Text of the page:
If you're excited about the day when your car drives itself, you may not have too wait long.
Google cofounder Sergey Brin said Google will have autonomous cars available for the general public within five years.
"You can count on one hand the number of years it will take before ordinary people can experience this," he said at the signing of SB 1298, which establishes safety and performance standards for cars operated by computers on California roads and highways.
The new law, which puts California in line with Nevada and Florida -- two states that have had … Read more
A very odd flock of birds landed in Albuquerque, N.M., this past week. There wasn't a feather in sight as four winged creatures sat on bare branches, flashing their eyes and lifting their wings. These art objects are fashioned entirely from recycled phone parts.
Escape, an installation piece by U.K. artists Neil Mendoza and Anthony Goh, turns unremarkable phone scrap into curious and engaging little birds. Each bird contains an Arduino controller.
When hooked up to the cell network in Europe, the birds can take and make phone calls. Here in New Mexico, they are reprogrammed to react to the proximity of people approaching them. … Read more
If Baxter had a favorite band, it might be The Carpenters. Rethink Robotics' new droid could hum "Close to You" while it gets cozy with human workers along the assembly line.
The Boston-based startup launches Baxter today, billing it as a revolutionary humanoid robot that could help stem the tide of manufacturing going overseas for cheap labor.
For one thing, Baxter itself is surprisingly low-cost. Priced at $22,000 including software upgrades, it goes for far less than traditional industrial robots and puts automation in the hands of small and midsize companies that may not have been able to afford it. Labs and universities are also expected to show interest.
Also, unlike most factory robots, Baxter doesn't require a safety cage. People can work alongside the droid, which is covered in soft materials in case of impact. Sensors tell it when people are near, and it will stop moving if it does make contact with something unexpected. … Read more
Is Roomba going square?
The $74 million deal brings the compact, lightweight Mint into the iRobot fold, giving the vacubot maker another product to tackle floors that aren't carpeted.
The scrubber was a potential rival to iRobot's Scooba robot. Now iRobot will get Evolution's know-how in sensing, navigation, and artificial intelligence, built up over 10 years.
"It's more about growing our capabilities -- both product line and long-term … Read more
When MIT roboticists wanted to launch an automated domestic vacuum cleaner for the masses, some of their backers balked at calling it a "robot." People wouldn't accept a robot in their homes, they said.
Ten years and more than 6 million sales later, iRobot's Roomba has proved that robots are very welcome. In fact, we can't wait for them to do more than just suck up dirt.
Roomba marks a milestone today, a decade since first rolling off the production line in 2002. In branding the machine, iRobot, a military-robotics company, tried to convey a sense of movement and fun along with "room" to emphasize being at home. The "Roomba" is now in homes around the world. … Read more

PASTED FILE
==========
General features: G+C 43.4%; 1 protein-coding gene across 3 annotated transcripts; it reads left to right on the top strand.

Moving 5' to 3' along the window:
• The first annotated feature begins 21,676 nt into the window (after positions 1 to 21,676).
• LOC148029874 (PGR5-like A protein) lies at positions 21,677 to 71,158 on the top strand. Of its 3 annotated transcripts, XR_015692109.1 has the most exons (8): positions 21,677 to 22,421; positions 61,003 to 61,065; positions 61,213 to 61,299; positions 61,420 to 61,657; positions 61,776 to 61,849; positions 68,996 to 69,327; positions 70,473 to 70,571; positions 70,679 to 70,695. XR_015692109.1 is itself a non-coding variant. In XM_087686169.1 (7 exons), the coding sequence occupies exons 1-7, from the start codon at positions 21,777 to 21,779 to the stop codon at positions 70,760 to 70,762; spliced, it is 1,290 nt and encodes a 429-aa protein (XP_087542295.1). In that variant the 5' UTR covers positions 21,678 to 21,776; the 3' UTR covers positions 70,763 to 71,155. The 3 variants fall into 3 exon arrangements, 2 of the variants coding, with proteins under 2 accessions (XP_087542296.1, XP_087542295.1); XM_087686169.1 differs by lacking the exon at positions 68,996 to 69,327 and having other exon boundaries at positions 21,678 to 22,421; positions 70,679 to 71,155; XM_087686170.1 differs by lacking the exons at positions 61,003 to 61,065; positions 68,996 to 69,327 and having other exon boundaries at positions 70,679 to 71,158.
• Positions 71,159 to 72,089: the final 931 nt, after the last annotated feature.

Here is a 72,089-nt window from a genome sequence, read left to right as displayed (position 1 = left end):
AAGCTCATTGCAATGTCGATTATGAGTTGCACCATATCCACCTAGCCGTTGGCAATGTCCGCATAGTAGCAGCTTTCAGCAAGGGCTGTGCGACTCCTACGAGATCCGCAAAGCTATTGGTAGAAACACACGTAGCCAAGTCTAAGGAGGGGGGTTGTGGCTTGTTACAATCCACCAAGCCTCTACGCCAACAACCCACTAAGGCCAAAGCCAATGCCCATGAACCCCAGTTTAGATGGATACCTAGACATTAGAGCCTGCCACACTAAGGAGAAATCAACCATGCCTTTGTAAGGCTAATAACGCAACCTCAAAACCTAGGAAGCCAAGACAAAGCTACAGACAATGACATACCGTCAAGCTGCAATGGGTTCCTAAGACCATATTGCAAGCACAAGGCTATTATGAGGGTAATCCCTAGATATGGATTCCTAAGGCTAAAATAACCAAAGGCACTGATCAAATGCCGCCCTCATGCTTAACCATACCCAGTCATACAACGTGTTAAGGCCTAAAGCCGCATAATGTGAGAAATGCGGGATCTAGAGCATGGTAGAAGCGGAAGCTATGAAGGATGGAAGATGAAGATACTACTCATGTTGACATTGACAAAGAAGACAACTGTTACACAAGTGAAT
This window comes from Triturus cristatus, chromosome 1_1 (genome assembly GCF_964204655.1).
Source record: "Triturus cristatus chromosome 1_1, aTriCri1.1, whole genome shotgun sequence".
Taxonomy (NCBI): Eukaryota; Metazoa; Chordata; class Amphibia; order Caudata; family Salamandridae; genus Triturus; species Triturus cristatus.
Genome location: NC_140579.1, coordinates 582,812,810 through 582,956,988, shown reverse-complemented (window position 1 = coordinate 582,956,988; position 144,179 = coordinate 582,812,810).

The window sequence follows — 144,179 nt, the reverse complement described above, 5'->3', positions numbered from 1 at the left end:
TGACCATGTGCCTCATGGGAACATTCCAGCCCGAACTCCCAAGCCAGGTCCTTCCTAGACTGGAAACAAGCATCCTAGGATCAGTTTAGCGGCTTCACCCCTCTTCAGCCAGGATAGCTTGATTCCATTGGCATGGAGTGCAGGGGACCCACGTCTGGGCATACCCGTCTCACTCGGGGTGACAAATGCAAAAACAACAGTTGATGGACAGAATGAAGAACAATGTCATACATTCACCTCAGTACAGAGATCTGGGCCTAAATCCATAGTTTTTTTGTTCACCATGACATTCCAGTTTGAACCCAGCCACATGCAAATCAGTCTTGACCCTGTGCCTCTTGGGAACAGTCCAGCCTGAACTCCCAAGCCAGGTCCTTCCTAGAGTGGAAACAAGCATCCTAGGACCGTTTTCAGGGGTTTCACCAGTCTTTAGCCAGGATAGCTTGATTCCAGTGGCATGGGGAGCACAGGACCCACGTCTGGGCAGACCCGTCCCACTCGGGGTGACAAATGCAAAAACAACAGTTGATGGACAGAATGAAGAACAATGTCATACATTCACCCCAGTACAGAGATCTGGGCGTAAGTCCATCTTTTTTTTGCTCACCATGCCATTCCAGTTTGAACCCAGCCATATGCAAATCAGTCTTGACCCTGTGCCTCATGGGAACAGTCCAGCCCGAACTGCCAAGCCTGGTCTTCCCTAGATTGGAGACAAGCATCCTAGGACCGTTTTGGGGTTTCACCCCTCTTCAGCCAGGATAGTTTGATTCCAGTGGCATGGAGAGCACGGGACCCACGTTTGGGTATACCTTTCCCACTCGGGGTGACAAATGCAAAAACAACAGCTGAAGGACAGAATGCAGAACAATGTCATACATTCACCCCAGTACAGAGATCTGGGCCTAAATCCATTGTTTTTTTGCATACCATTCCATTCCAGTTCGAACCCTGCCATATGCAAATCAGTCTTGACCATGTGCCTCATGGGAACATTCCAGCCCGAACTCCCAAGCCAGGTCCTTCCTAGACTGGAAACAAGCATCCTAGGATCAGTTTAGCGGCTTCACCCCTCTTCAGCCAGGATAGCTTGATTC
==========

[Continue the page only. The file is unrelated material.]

Robot chefs can prepare everything from pancakes to sushi, and now a California startup is trying to put droids to work on farm produce as well.
Blue River Technology this week announced $3.1 million in funding for its plans to develop robots that can automatically kill weeds and thin out plants like lettuce that need adequate room to grow.
Both tasks can require large human work crews, driving up the cost of the produce.
The startup's prototype Lettuce Bot uses a camera to image the plants beneath it. Machine learning algorithms then identify which ones are desirable and … Read more
It isn't enough that machines can beat the best of us at chess, Jeopardy, and a billion other things. Now they want to rub our faces in our inferiority by getting into our universities and scoffing at us.
Boffins at Fujitsu Labs are teaming up with Japan's National Institute of Informatics (NII) to create an artificial-intelligence system that would be able to pass the entrance exam for the University of Tokyo, one of the most prestigious schools in the country.
The project aims to build an AI that can do well on Japan's nationwide university entrance exams by 2016, and then pass the more difficult exam for Todai, as the top college is known, by 2021. … Read more
Let the human-hunting games begin. Boston Dynamics has a new video of its oversized beast pursuing defenseless human meatsacks through a forest.
The Legged Squad Support System (LS3), aka AlphaDog, is designed to carry 400 pounds of payload and travel 20 miles without refueling. It's funded by DARPA and the U.S. Marine Corps and is meant to support troops in rugged terrain.
The latest video shows the cow-size monster clambering over rocks and up steep hillsides with heavy weights on its sides. It charges through bushes without a thought. … Read more